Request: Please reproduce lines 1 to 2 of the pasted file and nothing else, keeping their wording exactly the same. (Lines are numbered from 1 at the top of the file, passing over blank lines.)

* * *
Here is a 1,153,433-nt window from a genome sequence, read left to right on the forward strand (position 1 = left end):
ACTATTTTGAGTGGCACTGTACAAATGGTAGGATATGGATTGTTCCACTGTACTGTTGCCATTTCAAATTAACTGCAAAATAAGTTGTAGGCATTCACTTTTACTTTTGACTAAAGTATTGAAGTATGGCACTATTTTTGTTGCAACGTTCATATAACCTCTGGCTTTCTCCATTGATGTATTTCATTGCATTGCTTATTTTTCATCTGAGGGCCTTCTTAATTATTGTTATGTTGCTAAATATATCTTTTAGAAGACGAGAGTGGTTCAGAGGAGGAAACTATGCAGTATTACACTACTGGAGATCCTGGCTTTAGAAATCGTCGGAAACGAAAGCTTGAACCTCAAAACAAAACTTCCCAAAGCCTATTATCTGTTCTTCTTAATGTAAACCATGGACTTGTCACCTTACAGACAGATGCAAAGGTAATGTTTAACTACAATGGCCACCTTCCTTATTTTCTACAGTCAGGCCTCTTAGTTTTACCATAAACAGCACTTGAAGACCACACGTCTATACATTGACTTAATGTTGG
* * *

Here is a 1,153,433-nt window from a genome sequence, read left to right on the forward strand (position 1 = left end):
ACTATTTTGAGTGGCACTGTACAAATGGTAGGATATGGATTGTTCCACTGTACTGTTGCCATTTCAAATTAACTGCAAAATAAGTTGTAGGCATTCACTTTTACTTTTGACTAAAGTATTGAAGTATGGCACTATTTTTGTTGCAACGTTCATATAACCTCTGGCTTTCTCCATTGATGTATTTCATTGCATTGCTTATTTTTCATCTGAGGGCCTTCTTAATTATTGTTATGTTGCTAAATATATCTTTTAGAAGACGAGAGTGGTTCAGAGGAGGAAACTATGCAGTATTACACTACTGGAGATCCTGGCTTTAGAAATCGTCGGAAACGAAAGCTTGAACCTCAAAACAAAACTTCCCAAAGCCTATTATCTGTTCTTCTTAATGTAAACCATGGACTTGTCACCTTACAGACAGATGCAAAGGTAATGTTTAACTACAATGGCCACCTTCCTTATTTTCTACAGTCAGGCCTCTTAGTTTTACCATAAACAGCACTTGAAGACCACACGTCTATACATTGACTTAATGTTGG